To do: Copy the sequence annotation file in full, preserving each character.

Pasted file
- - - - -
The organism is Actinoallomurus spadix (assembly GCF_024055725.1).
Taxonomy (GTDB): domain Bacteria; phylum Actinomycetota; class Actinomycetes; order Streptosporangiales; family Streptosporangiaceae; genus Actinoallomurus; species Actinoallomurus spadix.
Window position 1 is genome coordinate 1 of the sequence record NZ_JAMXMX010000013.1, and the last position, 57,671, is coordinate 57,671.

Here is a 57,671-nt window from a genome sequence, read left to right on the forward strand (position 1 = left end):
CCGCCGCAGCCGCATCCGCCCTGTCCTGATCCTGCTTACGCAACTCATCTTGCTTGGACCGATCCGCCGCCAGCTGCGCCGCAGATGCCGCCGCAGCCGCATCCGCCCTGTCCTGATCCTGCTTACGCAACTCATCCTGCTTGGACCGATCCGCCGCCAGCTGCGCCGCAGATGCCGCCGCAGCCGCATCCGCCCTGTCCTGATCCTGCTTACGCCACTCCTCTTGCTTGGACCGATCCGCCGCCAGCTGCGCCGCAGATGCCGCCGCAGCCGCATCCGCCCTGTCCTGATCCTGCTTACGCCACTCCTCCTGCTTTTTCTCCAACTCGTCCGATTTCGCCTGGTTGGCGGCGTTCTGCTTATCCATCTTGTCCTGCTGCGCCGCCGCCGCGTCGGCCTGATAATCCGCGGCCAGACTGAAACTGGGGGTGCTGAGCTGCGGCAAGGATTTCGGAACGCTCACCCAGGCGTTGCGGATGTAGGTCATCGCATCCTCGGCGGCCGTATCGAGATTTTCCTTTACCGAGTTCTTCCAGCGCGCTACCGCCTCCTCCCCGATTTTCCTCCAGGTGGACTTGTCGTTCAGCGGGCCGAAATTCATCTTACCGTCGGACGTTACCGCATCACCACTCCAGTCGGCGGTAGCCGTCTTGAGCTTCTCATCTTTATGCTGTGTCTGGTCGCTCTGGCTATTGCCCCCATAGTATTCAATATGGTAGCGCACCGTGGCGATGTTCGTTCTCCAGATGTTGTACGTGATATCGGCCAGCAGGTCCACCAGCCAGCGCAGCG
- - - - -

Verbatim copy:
The organism is Actinoallomurus spadix (assembly GCF_024055725.1).
Taxonomy (GTDB): domain Bacteria; phylum Actinomycetota; class Actinomycetes; order Streptosporangiales; family Streptosporangiaceae; genus Actinoallomurus; species Actinoallomurus spadix.
Window position 1 is genome coordinate 1 of the sequence record NZ_JAMXMX010000013.1, and the last position, 57,671, is coordinate 57,671.

Here is a 57,671-nt window from a genome sequence, read left to right on the forward strand (position 1 = left end):
CCGCCGCAGCCGCATCCGCCCTGTCCTGATCCTGCTTACGCAACTCATCTTGCTTGGACCGATCCGCCGCCAGCTGCGCCGCAGATGCCGCCGCAGCCGCATCCGCCCTGTCCTGATCCTGCTTACGCAACTCATCCTGCTTGGACCGATCCGCCGCCAGCTGCGCCGCAGATGCCGCCGCAGCCGCATCCGCCCTGTCCTGATCCTGCTTACGCCACTCCTCTTGCTTGGACCGATCCGCCGCCAGCTGCGCCGCAGATGCCGCCGCAGCCGCATCCGCCCTGTCCTGATCCTGCTTACGCCACTCCTCCTGCTTTTTCTCCAACTCGTCCGATTTCGCCTGGTTGGCGGCGTTCTGCTTATCCATCTTGTCCTGCTGCGCCGCCGCCGCGTCGGCCTGATAATCCGCGGCCAGACTGAAACTGGGGGTGCTGAGCTGCGGCAAGGATTTCGGAACGCTCACCCAGGCGTTGCGGATGTAGGTCATCGCATCCTCGGCGGCCGTATCGAGATTTTCCTTTACCGAGTTCTTCCAGCGCGCTACCGCCTCCTCCCCGATTTTCCTCCAGGTGGACTTGTCGTTCAGCGGGCCGAAATTCATCTTACCGTCGGACGTTACCGCATCACCACTCCAGTCGGCGGTAGCCGTCTTGAGCTTCTCATCTTTATGCTGTGTCTGGTCGCTCTGGCTATTGCCCCCATAGTATTCAATATGGTAGCGCACCGTGGCGATGTTCGTTCTCCAGATGTTGTACGTGATATCGGCCAGCAGGTCCACCAGCCAGCGCAGCG